Document - Czech Republic/Uzbekistan: Fear of forcible deportation/fear of torture, Muhammad Salih

PUBLIC AI Index: EUR 71/004/2001

UA 305/01 Fear of forcible deportation/

fear of torture 29 November 2001


Exiled Uzbek opposition leader Muhammad Salih was arrested by Czech police when he arrived at Prague airport on 28 November, reportedly at the request of the Uzbek authorities. He may now be forcibly returned to Uzbekistan, where he would be at grave risk of torture. Muhammad Salih has had refugee status in Norway since 1999, and the Czech authorities should allow him to return to Norway, for the Norwegian authorities to decide on any request for extradition.

Muhammad Salih is the leader of the banned Erk Democratic Party of Uzbekistan. He had travelled to Prague at the invitation of the Uzbek Service of Radio Liberty/Radio Free Europe. He was detained at passport control at 10am, and the police reportedly did not allow him to use a telephone until 7pm. He called his son and told him that he had been detained at the request of Uzbekistan. A court hearing will take place on 30 November to decide on possible deportation to Uzbekistan.

The Czech Republic is a state party to the 1951 Convention relating to the Status of Refugees (the Refugee Convention) and the United Nations Convention against Torture and Other Cruel, Inhuman or Degrading Treatment or Punishment. Both of these prohibit the return of a person to a country or territory where they may face serious human rights violations. There are similar provisions in the European Convention for the Protection of Human Rights.


In February 1999 16 people died in bomb explosions in the centre of the Uzbek capital, Tashkent. The Uzbek authorities have used the bomb explosions and other violent incidents to justify a clampdown on individuals and groups they perceive as a threat to their authority and the country’s stability.

President Karimov blamed Muhammad Salih for the bombings, and state-owned newspapers, radio and TV stations described him as a traitor, a murderer and a terrorist. The Uzbek authorities have accused him of being one of the leaders of an international conspiracy aiming to overthrow the government. In November 2000 the Supreme Court of Uzbekistan sentenced Muhammad Salih in absentia to 15 and a half years’ imprisonment on charges of terrorism and treason in connection with the bombings. Muhammad Salih has always denied the charges and has insisted that they were fabricated by the authorities to punish him for his non-violent opposition activities.

Hundreds of people] have reportedly been arrested during the clampdown that followed the explosions, and allegedly ill-treated and tortured. They range from members and suspected supporters of the banned secular political opposition parties and movements Erk and Birlik, to alleged supporters of banned Islamic opposition movements or parties, such as Hizb-ut-Tahrir, and their relatives, as well as independent human rights monitors. Thousands of devout Muslims and dozens of members or supporters of Erk and Birlik are now serving long prison sentences, convicted after unfair trials of membership of an illegal party, distribution of illegal religious literature and anti-state activities.

Muhammad Salih founded Erk in 1990; it was officially registered as Uzbekistan’s first opposition political party the following year, and Salih ran for president. Following a clampdown against government opponents Erk was effectively banned in 1993, and Muhammad Salih went into exile soon afterwards.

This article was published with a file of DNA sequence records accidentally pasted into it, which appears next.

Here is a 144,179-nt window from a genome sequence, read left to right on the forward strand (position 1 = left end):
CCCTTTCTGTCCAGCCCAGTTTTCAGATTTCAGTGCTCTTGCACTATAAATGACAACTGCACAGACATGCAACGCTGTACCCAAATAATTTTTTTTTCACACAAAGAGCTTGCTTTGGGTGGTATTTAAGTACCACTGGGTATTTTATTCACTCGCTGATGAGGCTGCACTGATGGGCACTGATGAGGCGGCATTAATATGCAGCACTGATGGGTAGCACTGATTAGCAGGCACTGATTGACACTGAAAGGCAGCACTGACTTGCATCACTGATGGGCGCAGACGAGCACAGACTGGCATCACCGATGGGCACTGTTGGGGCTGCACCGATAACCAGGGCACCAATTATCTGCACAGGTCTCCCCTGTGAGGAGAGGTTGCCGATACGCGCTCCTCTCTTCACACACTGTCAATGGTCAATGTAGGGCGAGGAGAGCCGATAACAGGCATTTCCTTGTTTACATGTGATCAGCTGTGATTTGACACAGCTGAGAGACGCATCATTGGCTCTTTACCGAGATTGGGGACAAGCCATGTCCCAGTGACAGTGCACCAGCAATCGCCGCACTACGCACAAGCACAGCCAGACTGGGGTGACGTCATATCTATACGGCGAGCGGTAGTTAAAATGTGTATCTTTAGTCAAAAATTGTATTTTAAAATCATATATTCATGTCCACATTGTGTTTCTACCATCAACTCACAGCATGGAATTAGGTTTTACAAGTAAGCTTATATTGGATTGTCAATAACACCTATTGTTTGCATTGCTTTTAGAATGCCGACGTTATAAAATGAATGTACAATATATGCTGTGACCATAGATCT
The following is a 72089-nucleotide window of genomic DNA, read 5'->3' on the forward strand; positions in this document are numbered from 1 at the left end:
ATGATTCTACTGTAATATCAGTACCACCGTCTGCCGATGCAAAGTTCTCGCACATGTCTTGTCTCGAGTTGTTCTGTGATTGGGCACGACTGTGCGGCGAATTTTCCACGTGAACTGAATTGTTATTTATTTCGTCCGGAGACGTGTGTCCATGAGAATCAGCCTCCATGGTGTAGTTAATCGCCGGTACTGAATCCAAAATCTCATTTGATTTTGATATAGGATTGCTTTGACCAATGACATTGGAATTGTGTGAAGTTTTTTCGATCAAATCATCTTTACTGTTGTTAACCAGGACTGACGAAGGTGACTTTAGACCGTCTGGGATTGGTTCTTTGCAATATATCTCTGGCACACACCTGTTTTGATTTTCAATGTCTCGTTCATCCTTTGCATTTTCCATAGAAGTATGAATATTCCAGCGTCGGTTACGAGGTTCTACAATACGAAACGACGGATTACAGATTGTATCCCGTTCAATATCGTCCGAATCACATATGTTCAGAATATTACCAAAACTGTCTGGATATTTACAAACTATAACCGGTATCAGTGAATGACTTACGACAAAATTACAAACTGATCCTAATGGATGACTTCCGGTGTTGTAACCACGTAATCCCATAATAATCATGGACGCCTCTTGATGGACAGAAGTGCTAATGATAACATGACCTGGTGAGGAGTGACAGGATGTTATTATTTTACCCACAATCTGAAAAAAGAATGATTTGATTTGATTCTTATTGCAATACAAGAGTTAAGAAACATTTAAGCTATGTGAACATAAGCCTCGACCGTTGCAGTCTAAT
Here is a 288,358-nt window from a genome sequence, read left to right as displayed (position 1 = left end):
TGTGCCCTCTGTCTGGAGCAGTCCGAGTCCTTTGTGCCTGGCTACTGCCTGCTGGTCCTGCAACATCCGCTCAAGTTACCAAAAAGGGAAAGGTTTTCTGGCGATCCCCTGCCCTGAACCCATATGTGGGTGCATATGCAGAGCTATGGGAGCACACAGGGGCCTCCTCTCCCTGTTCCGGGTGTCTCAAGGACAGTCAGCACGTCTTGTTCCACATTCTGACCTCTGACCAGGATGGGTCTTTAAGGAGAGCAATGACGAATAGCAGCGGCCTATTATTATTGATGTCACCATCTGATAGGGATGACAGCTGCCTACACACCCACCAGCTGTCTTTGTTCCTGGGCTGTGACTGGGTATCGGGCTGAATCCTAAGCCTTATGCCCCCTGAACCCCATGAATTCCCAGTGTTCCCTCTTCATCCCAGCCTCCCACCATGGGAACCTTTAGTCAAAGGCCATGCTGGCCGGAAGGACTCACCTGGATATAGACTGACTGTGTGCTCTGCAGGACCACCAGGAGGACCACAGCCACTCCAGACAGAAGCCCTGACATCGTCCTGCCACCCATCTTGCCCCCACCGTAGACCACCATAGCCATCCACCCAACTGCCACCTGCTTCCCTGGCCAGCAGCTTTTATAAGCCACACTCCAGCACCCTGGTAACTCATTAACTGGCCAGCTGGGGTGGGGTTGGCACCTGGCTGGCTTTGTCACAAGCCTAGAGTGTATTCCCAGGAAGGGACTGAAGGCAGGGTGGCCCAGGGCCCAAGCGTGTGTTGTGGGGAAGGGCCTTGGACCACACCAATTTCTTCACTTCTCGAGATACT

Amnesty International is particularly concerned that Uzbekistan may use the "international fight against terrorism" as an opportunity to further clamp down on the country’s internal opposition, with greater impunity than ever before. Uzbekistan, which borders Afghanistan, is one of the main allies of the US-led coalition in the region. At least 1,000 US ground troops are based at the Khanabad military base in the south of the country.

RECOMMENDED ACTION: Please send appeals to arrive as quickly as possible, in Czech, English or your own language:

- urging the Czech authorities not to forcibly return Muhammad Salih to Uzbekistan, where he would be in grave danger of torture and cruel and inhuman treatment;

- reminding the authorities that the Czech Republic is a party to the UN Refugee Convention; the United Nations Convention against Torture, and Other Cruel, Inhuman or Degrading Treatment or Punishment; and the European Convention for the Protection of Human Rights and Fundamental Freedoms;

- reminding the Czech government that Muhammad Salih has been recognized as a refugee in Norway and that he should be returned to Norway for the Norwegian authorities to deal with the extradition request.



Václav Havel

President of the Czech Republic

Prazsky Hrad

Praha 1



Telegram: President Havel, Prazsky Hrad, Prague, Czech Republic


Salutation: Dear President Havel

Minister of the Interior

Mr Stanislav Gross

Nad štolou 3

170 34 Prague 7

Fax: + 42 02 614 33560/33552/33553

Salutation: Dear Minister


Government Commissioner for Human Rights

Jan Jarab

Government Office

Vladislovova 4

11000 Prague 1 - Nové Mesto

Czech Republic

Fax: + 42 02 961 53358

+ 42 02 249 46615

Minister for Foreign Affairs

Jan Kavan

Loretánské náměstí 5

125 10 Prague 1

Fax: + 42 02 243 10017

and to diplomatic representatives of the Czech Republic accredited to your country.

PLEASE SEND APPEALS IMMEDIATELY. Check with the International Secretariat, or your section office, if sending appeals after 10 January 2001.

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